Film Titles on Posters

'Is it legal', 'can I do this' type questions and discussions.
Post Reply
m_d_jones
New Member
New  Member
Posts: 2
Joined: Sat Aug 24, 2013 5:48 pm
Location: UK

Film Titles on Posters

Post by m_d_jones » Sat Aug 24, 2013 6:03 pm

Hi Guys,

Firstly, let me apologise if this has been asked and answered before. I did search previous topics but couldn't find anything that directly answered my question. Which is...

What are the implications of using film titles to create original posters for sale?

As a basic example, a blank poster with simply the names:

The Dark Knight Rises
Inception
The Dark Knight
The Prestige
Batman Begins
Memento

The names wouldn't be printed in the original font or using any existing logos or images. They would use a font that was similar in style or tone to the original.

Therefore it would simply be the film title that was being reproduced.

My very limited understanding is that a title can only be trademarked and I may have to check each film title to see if it has been trademarked and for what uses?

I would assume a title like 'The Dark Knight Rises' might be tricky to use but Memento (which is a single, common word) would perhaps be freely available to use?

Can anyone give me any advice surrounding this, and indeed where I might be able to check for trademarked film titles.

Thank you.

User avatar
AndyJ
Oracle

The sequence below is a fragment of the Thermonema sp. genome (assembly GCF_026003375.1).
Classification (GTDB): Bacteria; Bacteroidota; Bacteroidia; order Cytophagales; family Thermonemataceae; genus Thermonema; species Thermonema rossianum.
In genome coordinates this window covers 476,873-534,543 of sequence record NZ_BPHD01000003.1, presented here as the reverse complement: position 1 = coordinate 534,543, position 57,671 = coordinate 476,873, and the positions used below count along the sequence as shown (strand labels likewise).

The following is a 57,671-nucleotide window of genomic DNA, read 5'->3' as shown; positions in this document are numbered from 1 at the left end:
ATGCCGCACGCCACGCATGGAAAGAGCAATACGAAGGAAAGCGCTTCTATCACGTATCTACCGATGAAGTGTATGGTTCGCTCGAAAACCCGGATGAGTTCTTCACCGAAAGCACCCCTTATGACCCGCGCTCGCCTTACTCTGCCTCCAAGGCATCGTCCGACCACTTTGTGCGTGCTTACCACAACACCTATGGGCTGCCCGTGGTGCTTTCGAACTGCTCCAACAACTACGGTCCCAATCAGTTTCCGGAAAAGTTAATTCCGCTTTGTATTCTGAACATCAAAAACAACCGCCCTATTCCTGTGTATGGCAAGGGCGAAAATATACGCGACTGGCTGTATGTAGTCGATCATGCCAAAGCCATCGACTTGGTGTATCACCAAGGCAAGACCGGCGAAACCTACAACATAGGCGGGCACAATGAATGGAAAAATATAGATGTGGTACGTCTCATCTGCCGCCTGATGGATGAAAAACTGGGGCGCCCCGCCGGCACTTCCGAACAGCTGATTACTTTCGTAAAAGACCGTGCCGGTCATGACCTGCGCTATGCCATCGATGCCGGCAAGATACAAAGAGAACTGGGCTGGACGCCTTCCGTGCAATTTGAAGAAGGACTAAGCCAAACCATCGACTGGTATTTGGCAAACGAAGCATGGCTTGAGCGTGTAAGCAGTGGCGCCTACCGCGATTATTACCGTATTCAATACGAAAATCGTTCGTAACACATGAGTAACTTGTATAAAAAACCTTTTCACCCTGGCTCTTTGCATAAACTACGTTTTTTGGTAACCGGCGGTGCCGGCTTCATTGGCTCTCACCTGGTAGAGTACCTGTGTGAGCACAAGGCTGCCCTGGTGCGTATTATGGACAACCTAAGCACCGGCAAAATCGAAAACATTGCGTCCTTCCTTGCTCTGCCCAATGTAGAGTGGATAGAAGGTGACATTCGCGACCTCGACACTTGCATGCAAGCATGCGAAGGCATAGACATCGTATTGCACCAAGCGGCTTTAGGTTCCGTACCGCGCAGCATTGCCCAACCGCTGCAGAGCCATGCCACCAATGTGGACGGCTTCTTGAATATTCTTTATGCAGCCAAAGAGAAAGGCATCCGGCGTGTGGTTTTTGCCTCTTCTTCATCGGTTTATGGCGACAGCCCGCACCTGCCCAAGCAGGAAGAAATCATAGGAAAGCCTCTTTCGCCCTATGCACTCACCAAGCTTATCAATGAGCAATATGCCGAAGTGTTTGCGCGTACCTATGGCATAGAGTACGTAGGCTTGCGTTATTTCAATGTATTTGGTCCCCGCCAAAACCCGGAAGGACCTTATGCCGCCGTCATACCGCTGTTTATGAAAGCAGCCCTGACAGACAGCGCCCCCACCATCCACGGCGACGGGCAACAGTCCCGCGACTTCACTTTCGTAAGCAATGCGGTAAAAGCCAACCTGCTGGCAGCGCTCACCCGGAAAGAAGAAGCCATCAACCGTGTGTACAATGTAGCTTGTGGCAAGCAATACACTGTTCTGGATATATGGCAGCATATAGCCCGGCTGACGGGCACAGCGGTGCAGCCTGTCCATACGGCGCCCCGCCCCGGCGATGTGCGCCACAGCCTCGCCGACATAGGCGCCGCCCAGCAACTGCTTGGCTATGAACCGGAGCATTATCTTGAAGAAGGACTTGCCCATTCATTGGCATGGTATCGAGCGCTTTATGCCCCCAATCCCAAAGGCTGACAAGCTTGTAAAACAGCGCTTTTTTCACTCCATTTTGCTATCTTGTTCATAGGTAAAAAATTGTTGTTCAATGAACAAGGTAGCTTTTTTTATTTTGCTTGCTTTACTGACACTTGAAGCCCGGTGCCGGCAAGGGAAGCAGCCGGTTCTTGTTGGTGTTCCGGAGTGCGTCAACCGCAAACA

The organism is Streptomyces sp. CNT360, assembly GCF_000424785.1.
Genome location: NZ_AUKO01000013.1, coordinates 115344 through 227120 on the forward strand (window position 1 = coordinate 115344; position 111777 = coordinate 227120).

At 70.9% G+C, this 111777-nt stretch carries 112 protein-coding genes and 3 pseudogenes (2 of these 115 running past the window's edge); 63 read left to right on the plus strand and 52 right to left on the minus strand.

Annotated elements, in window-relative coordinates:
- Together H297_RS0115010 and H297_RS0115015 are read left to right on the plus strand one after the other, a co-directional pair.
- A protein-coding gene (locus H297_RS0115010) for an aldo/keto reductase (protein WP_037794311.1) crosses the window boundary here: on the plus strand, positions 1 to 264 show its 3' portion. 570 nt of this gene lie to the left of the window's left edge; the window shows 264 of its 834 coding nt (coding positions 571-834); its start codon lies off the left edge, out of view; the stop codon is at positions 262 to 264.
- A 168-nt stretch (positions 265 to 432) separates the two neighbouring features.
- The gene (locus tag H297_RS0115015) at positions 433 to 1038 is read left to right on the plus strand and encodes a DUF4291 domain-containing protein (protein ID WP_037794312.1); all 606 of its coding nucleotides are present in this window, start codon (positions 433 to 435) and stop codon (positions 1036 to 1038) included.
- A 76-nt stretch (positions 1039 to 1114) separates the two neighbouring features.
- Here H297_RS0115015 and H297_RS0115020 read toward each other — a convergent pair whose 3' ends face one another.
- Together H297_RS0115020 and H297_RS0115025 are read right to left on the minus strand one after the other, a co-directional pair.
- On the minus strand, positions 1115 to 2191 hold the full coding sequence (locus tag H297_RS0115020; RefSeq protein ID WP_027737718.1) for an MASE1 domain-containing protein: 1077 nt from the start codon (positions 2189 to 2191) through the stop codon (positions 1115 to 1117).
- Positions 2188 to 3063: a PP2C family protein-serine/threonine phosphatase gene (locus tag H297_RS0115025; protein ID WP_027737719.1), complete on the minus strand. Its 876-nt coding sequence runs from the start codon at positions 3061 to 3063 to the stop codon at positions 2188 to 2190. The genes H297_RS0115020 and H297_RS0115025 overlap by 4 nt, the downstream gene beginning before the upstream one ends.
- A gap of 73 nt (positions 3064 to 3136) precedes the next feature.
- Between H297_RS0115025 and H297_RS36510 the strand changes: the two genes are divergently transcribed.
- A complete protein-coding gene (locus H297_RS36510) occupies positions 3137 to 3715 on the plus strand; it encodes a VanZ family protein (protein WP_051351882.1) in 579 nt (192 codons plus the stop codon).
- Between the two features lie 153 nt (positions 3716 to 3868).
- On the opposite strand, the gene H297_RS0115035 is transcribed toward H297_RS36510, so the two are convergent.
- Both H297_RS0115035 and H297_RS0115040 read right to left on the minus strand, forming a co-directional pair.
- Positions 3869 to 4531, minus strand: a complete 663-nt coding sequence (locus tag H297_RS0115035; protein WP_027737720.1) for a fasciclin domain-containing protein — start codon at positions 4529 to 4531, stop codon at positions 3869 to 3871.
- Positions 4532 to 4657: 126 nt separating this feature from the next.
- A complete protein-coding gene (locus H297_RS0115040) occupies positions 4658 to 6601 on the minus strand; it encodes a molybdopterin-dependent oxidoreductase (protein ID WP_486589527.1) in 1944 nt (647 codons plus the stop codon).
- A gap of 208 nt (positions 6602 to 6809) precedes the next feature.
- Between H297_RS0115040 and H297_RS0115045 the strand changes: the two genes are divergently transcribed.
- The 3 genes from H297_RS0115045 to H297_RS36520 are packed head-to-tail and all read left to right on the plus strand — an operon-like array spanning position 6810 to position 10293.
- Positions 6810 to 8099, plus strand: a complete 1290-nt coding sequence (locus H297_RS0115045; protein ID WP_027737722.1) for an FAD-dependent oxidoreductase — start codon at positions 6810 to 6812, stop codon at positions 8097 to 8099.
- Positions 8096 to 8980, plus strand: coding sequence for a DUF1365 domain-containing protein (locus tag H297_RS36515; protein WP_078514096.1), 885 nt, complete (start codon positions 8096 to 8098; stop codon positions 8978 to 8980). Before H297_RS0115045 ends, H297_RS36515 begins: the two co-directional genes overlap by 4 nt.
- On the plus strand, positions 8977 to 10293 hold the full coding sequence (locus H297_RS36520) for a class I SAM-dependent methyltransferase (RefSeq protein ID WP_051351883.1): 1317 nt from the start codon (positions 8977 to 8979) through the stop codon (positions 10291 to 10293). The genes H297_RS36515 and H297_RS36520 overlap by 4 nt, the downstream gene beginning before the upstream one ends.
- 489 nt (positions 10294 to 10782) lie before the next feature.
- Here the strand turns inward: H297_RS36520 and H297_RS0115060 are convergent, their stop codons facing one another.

Oracle
Posts: 1938
Joined: Fri Jan 29, 2010 12:43 am

Post by AndyJ » Sat Aug 24, 2013 7:39 pm

Hi m_d
We did have a similar question a while ago, but for the moment, since I can't find it*, I'll try and answer your query here.
It would be unlikely that the title of a film alone would attract copyright, especially if as you mention, the words are commonplace. On that basis using the title on new artwork which does not replicate any of the characteristics of the original posters would probably not be copyright infringement. However that is not to say that you won't get a cease and desist letter from lawyers representing one of the film companies. Despite having a poor legal case, they may well try to intimidate you into ceasing, and it may be that their financial resources will outweigh yours, even though technically, you have the better case.
And, as you appreciate, you also have consider the other intellectual property aspects: trade marks and passing-off. If the title has been registered as a trade mark, it will almost certainly be in Class 16 which covers printed matter such as posters, so making a claim of trade mark infringement much easier to prove. And the common law tort of passing-off could be used against you even if the title hasn't been registered as trade mark. And with passing-off, the fact that words may be commonplace will be less important than if the complainant can show that the title (through the film itself) has goodwill associated with it - in other words if a typical cinema-goer was asked what she associated with the words 'Batman Begins', the chances are that she will say the Batman film starring Christian Bale. It would therefore be difficult for you to show that your poster bearing the same words would not lead her to conclude that your poster was authorised merchandise associated with the film. In essence, that is what a passing-off claim needs to establish, since the third ingredient - damage suffered by the complainant by loss of sales or reputational damage - is relatively easy to demonstrate.